A Guardian Ad Litem is usually appointed by the court in a dissolution of marriage action. Florida statute 61.401 provides that in an action for dissolution of marriage or the creation, approval, or modification of the parenting plan, if the court finds it is in the best interests of the child the court may appoint a Guardian Ad Litem to act as next friend of the child, investigator or evaluator, not as attorney or advocate.
A Guardian Ad Litem is generally an attorney who is a member of the Florida Bar. A Guardian Ad Litem may also be an individual certified by the Guardian Ad Litem program.
A Guardian, when appointed by the court shall act as next friend of the child, investigator or evaluator, not as attorney or advocate but shall act in the child’s best interest.
The Guardian once appointed is giving certain powers, privileges, and responsibilities, as follows:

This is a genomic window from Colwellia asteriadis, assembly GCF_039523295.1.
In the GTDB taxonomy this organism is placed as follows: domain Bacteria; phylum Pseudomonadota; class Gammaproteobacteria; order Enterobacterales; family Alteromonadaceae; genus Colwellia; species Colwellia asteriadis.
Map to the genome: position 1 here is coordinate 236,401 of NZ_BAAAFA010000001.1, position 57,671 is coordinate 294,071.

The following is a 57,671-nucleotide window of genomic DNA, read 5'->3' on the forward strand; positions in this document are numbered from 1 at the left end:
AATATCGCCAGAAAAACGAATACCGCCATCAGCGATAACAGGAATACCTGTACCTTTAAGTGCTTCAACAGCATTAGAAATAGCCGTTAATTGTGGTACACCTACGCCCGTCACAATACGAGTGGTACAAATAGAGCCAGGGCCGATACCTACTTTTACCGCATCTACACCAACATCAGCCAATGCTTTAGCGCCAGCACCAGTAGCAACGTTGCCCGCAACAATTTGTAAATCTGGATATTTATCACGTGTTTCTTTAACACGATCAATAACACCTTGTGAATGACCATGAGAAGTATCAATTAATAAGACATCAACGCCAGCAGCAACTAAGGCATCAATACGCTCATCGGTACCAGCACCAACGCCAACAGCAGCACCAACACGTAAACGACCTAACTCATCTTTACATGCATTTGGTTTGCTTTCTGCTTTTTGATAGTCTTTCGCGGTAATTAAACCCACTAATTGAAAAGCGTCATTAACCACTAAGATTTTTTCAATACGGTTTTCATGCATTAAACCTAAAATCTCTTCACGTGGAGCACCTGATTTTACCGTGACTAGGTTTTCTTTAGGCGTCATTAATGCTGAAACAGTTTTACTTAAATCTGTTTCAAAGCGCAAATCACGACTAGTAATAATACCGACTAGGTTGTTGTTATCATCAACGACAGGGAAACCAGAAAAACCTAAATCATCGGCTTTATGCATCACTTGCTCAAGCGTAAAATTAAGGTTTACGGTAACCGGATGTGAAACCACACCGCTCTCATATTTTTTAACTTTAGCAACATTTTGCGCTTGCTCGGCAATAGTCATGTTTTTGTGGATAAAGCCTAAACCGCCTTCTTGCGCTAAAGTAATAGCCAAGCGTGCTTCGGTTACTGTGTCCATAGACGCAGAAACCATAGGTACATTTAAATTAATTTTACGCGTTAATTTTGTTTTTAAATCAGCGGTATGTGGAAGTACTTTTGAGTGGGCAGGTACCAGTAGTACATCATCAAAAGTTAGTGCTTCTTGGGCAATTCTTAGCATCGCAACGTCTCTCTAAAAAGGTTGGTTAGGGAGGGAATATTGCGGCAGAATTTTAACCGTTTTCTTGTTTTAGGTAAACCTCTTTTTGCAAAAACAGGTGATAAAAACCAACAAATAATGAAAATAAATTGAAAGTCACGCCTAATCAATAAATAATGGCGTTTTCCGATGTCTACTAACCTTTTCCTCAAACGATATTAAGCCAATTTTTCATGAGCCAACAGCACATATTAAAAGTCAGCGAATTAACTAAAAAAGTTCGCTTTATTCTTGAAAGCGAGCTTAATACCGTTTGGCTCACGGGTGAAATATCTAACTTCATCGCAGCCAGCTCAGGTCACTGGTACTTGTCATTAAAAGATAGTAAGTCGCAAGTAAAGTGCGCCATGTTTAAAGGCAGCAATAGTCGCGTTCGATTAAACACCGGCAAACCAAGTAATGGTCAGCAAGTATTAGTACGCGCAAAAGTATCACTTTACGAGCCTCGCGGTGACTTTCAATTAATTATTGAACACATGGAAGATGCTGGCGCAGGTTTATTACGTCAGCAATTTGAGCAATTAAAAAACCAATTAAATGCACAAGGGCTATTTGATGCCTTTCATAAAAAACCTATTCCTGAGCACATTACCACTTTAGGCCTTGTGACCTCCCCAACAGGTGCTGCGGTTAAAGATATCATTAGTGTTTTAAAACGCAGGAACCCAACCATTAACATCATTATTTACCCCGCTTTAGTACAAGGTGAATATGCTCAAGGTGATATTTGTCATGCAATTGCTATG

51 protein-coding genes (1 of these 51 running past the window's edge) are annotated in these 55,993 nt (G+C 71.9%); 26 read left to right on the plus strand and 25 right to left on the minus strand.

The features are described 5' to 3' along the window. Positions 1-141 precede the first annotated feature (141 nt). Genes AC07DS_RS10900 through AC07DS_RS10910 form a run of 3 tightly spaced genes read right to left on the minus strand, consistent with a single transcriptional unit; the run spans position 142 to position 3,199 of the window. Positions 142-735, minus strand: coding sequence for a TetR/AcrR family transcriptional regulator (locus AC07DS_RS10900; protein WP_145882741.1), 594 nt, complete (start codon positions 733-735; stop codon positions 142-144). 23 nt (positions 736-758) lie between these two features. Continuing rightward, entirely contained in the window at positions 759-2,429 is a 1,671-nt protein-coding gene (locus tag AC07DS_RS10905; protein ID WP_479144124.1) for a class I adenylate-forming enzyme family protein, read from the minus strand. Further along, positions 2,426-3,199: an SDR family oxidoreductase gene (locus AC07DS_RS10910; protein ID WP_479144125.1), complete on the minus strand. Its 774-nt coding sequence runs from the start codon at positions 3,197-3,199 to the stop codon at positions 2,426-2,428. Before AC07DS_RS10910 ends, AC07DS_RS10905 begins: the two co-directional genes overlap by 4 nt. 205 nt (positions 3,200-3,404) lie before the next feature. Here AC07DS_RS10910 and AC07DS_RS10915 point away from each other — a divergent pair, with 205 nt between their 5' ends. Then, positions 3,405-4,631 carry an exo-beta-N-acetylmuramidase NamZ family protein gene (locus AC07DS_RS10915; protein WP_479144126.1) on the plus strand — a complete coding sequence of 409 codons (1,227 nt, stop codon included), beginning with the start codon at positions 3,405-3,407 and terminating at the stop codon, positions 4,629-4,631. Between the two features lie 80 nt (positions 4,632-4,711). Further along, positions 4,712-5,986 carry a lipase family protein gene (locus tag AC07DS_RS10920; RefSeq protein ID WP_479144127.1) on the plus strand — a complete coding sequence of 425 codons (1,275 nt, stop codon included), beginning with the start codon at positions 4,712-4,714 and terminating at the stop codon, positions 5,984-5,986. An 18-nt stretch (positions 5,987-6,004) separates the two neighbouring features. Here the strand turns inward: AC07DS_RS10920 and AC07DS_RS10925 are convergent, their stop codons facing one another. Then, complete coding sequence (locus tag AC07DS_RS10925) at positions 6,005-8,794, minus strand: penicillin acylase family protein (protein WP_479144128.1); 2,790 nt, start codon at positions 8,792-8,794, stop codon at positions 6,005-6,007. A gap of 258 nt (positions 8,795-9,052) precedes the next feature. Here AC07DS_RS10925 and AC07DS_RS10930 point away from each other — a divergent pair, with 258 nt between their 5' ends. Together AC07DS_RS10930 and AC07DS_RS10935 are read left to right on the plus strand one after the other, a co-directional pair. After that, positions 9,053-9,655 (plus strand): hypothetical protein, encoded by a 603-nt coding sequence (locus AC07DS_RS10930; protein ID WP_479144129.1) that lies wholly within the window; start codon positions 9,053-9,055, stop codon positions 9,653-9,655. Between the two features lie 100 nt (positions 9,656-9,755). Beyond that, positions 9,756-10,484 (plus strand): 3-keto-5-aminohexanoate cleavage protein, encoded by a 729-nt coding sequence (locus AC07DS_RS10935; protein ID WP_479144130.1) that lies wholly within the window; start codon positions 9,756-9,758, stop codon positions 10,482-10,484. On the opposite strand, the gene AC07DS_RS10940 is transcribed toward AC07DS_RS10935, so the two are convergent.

- The Guardian Ad Litem may investigate the allegations of the pleadings affecting the child
- The Guardian Ad Litem, through his attorney, may petition the court for orders to obtain various records concerning the child or either of the parents
- The Guardian Ad Litem may request expert examinations of the child or the child’s parents
- The Guardian may help the court in obtaining impartial expert examinations
- The Guardian Ad Litem can address the court and he or she can make a written report to the court. A written report has to be provided to everybody 20 days before any scheduled hearing
- A Guardian Ad Litem is presumed to be acting in good faith and therefore a Guardian who was participating in a court proceeding is immune from any kind of liability, civil or criminal.
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